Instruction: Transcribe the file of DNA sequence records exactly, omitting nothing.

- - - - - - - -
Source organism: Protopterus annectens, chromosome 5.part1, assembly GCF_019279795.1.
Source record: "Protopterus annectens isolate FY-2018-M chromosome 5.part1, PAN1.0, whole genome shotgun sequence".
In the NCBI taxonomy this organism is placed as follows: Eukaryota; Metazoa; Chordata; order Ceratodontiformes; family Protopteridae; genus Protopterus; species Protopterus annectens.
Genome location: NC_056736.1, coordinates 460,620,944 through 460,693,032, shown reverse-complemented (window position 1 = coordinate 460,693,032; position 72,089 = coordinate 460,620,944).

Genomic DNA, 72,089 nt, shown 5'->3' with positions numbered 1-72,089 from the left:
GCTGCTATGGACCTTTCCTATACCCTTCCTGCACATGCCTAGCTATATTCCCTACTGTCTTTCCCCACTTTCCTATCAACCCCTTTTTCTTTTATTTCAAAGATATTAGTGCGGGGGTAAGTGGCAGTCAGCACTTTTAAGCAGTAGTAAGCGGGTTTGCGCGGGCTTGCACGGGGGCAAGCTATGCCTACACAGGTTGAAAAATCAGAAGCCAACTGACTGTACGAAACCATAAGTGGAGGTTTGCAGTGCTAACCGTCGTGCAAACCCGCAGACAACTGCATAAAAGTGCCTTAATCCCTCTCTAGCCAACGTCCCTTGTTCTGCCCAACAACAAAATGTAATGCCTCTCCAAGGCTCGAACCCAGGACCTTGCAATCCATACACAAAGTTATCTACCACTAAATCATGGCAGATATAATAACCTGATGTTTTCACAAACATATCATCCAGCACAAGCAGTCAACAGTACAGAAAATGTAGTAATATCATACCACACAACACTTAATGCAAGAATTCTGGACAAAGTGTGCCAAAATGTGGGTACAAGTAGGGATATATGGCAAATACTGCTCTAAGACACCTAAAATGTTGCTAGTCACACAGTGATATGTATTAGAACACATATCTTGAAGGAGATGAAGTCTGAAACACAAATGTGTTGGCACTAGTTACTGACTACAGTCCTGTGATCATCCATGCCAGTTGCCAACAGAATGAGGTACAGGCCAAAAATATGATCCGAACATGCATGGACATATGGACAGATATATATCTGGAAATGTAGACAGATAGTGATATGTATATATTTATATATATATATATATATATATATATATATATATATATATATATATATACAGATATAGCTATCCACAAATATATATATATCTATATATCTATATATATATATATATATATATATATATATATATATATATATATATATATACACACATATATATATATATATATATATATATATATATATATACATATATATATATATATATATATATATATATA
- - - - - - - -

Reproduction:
Source organism: Protopterus annectens, chromosome 5.part1, assembly GCF_019279795.1.
Source record: "Protopterus annectens isolate FY-2018-M chromosome 5.part1, PAN1.0, whole genome shotgun sequence".
In the NCBI taxonomy this organism is placed as follows: Eukaryota; Metazoa; Chordata; order Ceratodontiformes; family Protopteridae; genus Protopterus; species Protopterus annectens.
Genome location: NC_056736.1, coordinates 460,620,944 through 460,693,032, shown reverse-complemented (window position 1 = coordinate 460,693,032; position 72,089 = coordinate 460,620,944).

Genomic DNA, 72,089 nt, shown 5'->3' with positions numbered 1-72,089 from the left:
GCTGCTATGGACCTTTCCTATACCCTTCCTGCACATGCCTAGCTATATTCCCTACTGTCTTTCCCCACTTTCCTATCAACCCCTTTTTCTTTTATTTCAAAGATATTAGTGCGGGGGTAAGTGGCAGTCAGCACTTTTAAGCAGTAGTAAGCGGGTTTGCGCGGGCTTGCACGGGGGCAAGCTATGCCTACACAGGTTGAAAAATCAGAAGCCAACTGACTGTACGAAACCATAAGTGGAGGTTTGCAGTGCTAACCGTCGTGCAAACCCGCAGACAACTGCATAAAAGTGCCTTAATCCCTCTCTAGCCAACGTCCCTTGTTCTGCCCAACAACAAAATGTAATGCCTCTCCAAGGCTCGAACCCAGGACCTTGCAATCCATACACAAAGTTATCTACCACTAAATCATGGCAGATATAATAACCTGATGTTTTCACAAACATATCATCCAGCACAAGCAGTCAACAGTACAGAAAATGTAGTAATATCATACCACACAACACTTAATGCAAGAATTCTGGACAAAGTGTGCCAAAATGTGGGTACAAGTAGGGATATATGGCAAATACTGCTCTAAGACACCTAAAATGTTGCTAGTCACACAGTGATATGTATTAGAACACATATCTTGAAGGAGATGAAGTCTGAAACACAAATGTGTTGGCACTAGTTACTGACTACAGTCCTGTGATCATCCATGCCAGTTGCCAACAGAATGAGGTACAGGCCAAAAATATGATCCGAACATGCATGGACATATGGACAGATATATATCTGGAAATGTAGACAGATAGTGATATGTATATATTTATATATATATATATATATATATATATATATATATATATATATATATATACAGATATAGCTATCCACAAATATATATATATCTATATATCTATATATATATATATATATATATATATATATATATATATATATATATATATACACACATATATATATATATATATATATATATATATATATATACATATATATATATATATATATATATATATATA